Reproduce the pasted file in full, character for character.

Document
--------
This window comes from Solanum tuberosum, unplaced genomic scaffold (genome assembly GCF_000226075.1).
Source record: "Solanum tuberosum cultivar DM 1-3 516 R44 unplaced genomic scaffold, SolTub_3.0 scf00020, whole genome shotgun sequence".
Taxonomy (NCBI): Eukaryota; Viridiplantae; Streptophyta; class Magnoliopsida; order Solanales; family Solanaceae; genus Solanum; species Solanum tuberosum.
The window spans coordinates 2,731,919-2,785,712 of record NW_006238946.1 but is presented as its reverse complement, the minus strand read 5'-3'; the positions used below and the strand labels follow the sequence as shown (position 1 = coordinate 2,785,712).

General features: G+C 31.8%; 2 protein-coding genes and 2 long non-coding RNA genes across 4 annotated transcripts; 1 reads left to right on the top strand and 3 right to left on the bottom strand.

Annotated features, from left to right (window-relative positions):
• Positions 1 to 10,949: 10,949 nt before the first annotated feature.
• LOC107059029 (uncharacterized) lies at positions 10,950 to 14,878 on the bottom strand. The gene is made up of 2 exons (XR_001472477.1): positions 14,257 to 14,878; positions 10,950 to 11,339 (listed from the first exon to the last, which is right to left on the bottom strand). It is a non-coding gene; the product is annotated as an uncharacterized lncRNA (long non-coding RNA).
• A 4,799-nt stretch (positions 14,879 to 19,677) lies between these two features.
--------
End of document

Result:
This window comes from Solanum tuberosum, unplaced genomic scaffold (genome assembly GCF_000226075.1).
Source record: "Solanum tuberosum cultivar DM 1-3 516 R44 unplaced genomic scaffold, SolTub_3.0 scf00020, whole genome shotgun sequence".
Taxonomy (NCBI): Eukaryota; Viridiplantae; Streptophyta; class Magnoliopsida; order Solanales; family Solanaceae; genus Solanum; species Solanum tuberosum.
The window spans coordinates 2,731,919-2,785,712 of record NW_006238946.1 but is presented as its reverse complement, the minus strand read 5'-3'; the positions used below and the strand labels follow the sequence as shown (position 1 = coordinate 2,785,712).

General features: G+C 31.8%; 2 protein-coding genes and 2 long non-coding RNA genes across 4 annotated transcripts; 1 reads left to right on the top strand and 3 right to left on the bottom strand.

Annotated features, from left to right (window-relative positions):
• Positions 1 to 10,949: 10,949 nt before the first annotated feature.
• LOC107059029 (uncharacterized) lies at positions 10,950 to 14,878 on the bottom strand. The gene is made up of 2 exons (XR_001472477.1): positions 14,257 to 14,878; positions 10,950 to 11,339 (listed from the first exon to the last, which is right to left on the bottom strand). It is a non-coding gene; the product is annotated as an uncharacterized lncRNA (long non-coding RNA).
• A 4,799-nt stretch (positions 14,879 to 19,677) lies between these two features.